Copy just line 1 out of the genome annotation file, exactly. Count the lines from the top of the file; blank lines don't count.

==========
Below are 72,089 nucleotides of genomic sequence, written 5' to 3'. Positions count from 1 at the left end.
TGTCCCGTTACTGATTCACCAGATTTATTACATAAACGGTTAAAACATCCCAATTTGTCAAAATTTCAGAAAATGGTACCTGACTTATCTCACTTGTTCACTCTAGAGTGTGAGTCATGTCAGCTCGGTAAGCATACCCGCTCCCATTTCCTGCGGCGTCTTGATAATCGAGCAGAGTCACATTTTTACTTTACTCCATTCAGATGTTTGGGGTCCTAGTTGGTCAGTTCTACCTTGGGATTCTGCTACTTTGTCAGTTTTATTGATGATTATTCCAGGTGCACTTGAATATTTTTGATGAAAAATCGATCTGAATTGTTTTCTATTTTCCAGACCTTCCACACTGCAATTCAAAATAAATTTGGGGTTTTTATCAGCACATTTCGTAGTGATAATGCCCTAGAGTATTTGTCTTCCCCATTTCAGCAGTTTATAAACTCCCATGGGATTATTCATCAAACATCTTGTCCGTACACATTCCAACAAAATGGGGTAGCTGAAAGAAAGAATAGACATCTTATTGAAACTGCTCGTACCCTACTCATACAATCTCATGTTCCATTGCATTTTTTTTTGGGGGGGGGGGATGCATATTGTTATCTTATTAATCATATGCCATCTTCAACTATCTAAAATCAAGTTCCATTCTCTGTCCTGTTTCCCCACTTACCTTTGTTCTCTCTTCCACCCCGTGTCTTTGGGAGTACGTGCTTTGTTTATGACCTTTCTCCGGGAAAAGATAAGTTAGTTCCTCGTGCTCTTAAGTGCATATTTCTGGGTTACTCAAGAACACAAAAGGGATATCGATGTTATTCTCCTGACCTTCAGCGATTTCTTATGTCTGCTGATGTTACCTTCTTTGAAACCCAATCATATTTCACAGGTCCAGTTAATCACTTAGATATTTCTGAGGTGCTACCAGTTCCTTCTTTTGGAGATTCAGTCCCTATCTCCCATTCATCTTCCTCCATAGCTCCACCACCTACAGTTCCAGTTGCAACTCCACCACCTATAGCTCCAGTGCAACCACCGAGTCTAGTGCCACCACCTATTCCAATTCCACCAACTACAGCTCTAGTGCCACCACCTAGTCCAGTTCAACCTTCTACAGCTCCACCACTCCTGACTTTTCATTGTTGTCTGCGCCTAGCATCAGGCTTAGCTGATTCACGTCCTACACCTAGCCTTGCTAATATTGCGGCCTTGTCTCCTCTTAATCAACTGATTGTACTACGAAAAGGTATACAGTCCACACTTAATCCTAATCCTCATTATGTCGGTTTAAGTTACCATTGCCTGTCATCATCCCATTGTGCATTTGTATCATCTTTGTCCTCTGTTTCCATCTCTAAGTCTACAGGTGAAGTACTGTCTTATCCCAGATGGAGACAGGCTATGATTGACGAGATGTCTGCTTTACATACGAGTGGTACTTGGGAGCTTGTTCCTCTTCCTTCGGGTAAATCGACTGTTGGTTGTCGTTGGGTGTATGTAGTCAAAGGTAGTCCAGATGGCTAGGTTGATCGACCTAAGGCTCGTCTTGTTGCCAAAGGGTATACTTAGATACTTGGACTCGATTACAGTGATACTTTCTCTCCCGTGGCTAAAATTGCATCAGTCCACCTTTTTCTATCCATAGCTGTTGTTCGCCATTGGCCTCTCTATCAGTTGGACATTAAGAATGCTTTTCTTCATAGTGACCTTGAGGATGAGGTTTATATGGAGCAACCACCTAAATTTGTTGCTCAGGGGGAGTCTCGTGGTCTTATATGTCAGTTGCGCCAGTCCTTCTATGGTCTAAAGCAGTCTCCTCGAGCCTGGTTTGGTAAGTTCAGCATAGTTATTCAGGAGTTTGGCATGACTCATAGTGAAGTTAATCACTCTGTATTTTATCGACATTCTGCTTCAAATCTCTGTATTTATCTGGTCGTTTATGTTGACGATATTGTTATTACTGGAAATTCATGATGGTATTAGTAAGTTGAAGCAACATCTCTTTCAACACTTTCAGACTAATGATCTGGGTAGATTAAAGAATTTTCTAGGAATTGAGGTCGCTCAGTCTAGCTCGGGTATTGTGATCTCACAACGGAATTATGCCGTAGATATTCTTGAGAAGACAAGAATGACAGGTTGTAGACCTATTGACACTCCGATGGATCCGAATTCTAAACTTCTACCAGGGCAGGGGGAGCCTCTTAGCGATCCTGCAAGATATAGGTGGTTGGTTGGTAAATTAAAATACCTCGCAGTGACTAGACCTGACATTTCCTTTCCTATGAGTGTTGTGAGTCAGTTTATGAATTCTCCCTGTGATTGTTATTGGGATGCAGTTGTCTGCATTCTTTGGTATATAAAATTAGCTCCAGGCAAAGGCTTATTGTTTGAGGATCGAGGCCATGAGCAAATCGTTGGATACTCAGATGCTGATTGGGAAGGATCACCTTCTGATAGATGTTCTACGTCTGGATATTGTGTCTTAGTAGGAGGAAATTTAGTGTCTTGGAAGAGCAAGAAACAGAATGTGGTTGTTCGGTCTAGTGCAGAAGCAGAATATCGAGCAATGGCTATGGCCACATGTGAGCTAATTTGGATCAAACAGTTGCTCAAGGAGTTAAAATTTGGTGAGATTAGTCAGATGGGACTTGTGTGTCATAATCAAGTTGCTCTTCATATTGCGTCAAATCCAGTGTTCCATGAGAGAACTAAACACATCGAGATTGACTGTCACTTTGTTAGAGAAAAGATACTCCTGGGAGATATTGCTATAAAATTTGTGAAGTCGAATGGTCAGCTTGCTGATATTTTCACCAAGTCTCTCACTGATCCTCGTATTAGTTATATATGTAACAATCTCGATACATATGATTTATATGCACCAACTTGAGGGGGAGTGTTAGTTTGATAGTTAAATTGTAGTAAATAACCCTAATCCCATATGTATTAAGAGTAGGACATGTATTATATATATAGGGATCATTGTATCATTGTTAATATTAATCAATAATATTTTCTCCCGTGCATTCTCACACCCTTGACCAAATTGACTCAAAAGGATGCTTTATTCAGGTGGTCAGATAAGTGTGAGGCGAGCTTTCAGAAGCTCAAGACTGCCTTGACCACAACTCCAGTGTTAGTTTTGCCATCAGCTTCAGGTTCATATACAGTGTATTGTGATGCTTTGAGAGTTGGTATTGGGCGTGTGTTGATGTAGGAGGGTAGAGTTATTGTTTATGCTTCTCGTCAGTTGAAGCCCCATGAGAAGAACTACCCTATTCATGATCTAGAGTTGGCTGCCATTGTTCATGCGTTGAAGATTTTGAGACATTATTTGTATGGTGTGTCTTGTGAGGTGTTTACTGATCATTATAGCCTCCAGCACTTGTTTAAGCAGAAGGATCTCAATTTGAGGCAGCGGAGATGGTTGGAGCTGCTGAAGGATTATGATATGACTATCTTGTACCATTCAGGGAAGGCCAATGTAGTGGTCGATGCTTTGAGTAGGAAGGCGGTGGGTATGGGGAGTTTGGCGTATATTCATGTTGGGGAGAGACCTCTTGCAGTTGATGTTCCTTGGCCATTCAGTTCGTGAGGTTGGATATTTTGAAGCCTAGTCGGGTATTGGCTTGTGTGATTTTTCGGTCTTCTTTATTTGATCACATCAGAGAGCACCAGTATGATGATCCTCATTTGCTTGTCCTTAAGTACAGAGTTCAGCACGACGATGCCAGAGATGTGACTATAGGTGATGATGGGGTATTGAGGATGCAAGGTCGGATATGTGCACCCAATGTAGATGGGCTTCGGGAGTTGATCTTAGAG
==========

Below are 72,089 nucleotides of genomic sequence, written 5' to 3'. Positions count from 1 at the left end.